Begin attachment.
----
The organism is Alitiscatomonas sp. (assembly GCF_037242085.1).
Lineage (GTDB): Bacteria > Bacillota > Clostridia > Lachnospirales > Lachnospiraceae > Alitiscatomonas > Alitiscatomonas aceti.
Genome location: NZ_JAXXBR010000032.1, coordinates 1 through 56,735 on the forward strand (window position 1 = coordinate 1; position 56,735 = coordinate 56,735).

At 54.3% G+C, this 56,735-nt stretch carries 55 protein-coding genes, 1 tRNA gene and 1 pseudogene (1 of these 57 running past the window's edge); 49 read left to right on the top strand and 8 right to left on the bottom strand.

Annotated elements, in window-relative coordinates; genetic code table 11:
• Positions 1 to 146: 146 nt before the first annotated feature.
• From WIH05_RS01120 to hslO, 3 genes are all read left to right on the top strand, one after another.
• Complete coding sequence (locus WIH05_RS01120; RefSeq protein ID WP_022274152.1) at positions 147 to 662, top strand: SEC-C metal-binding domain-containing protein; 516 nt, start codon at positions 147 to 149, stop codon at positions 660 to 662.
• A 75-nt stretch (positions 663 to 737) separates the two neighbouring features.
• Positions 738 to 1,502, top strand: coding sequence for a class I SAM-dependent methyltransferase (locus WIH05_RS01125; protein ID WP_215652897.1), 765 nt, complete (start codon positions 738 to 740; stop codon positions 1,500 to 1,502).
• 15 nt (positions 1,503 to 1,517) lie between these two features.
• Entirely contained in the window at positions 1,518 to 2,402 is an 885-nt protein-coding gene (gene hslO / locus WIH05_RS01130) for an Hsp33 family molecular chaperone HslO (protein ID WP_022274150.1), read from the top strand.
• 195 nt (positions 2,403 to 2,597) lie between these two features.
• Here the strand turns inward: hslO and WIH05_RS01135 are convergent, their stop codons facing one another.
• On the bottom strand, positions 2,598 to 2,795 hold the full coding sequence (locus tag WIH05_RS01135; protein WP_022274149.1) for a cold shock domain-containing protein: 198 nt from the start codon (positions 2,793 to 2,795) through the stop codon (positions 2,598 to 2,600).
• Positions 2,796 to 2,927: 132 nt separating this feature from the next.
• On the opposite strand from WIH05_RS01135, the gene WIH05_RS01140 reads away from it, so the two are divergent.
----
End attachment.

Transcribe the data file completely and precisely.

The organism is Alitiscatomonas sp. (assembly GCF_037242085.1).
Lineage (GTDB): Bacteria > Bacillota > Clostridia > Lachnospirales > Lachnospiraceae > Alitiscatomonas > Alitiscatomonas aceti.
Genome location: NZ_JAXXBR010000032.1, coordinates 1 through 56,735 on the forward strand (window position 1 = coordinate 1; position 56,735 = coordinate 56,735).

At 54.3% G+C, this 56,735-nt stretch carries 55 protein-coding genes, 1 tRNA gene and 1 pseudogene (1 of these 57 running past the window's edge); 49 read left to right on the top strand and 8 right to left on the bottom strand.

Annotated elements, in window-relative coordinates; genetic code table 11:
• Positions 1 to 146: 146 nt before the first annotated feature.
• From WIH05_RS01120 to hslO, 3 genes are all read left to right on the top strand, one after another.
• Complete coding sequence (locus WIH05_RS01120; RefSeq protein ID WP_022274152.1) at positions 147 to 662, top strand: SEC-C metal-binding domain-containing protein; 516 nt, start codon at positions 147 to 149, stop codon at positions 660 to 662.
• A 75-nt stretch (positions 663 to 737) separates the two neighbouring features.
• Positions 738 to 1,502, top strand: coding sequence for a class I SAM-dependent methyltransferase (locus WIH05_RS01125; protein ID WP_215652897.1), 765 nt, complete (start codon positions 738 to 740; stop codon positions 1,500 to 1,502).
• 15 nt (positions 1,503 to 1,517) lie between these two features.
• Entirely contained in the window at positions 1,518 to 2,402 is an 885-nt protein-coding gene (gene hslO / locus WIH05_RS01130) for an Hsp33 family molecular chaperone HslO (protein ID WP_022274150.1), read from the top strand.
• 195 nt (positions 2,403 to 2,597) lie between these two features.
• Here the strand turns inward: hslO and WIH05_RS01135 are convergent, their stop codons facing one another.
• On the bottom strand, positions 2,598 to 2,795 hold the full coding sequence (locus tag WIH05_RS01135; protein WP_022274149.1) for a cold shock domain-containing protein: 198 nt from the start codon (positions 2,793 to 2,795) through the stop codon (positions 2,598 to 2,600).
• Positions 2,796 to 2,927: 132 nt separating this feature from the next.
• On the opposite strand from WIH05_RS01135, the gene WIH05_RS01140 reads away from it, so the two are divergent.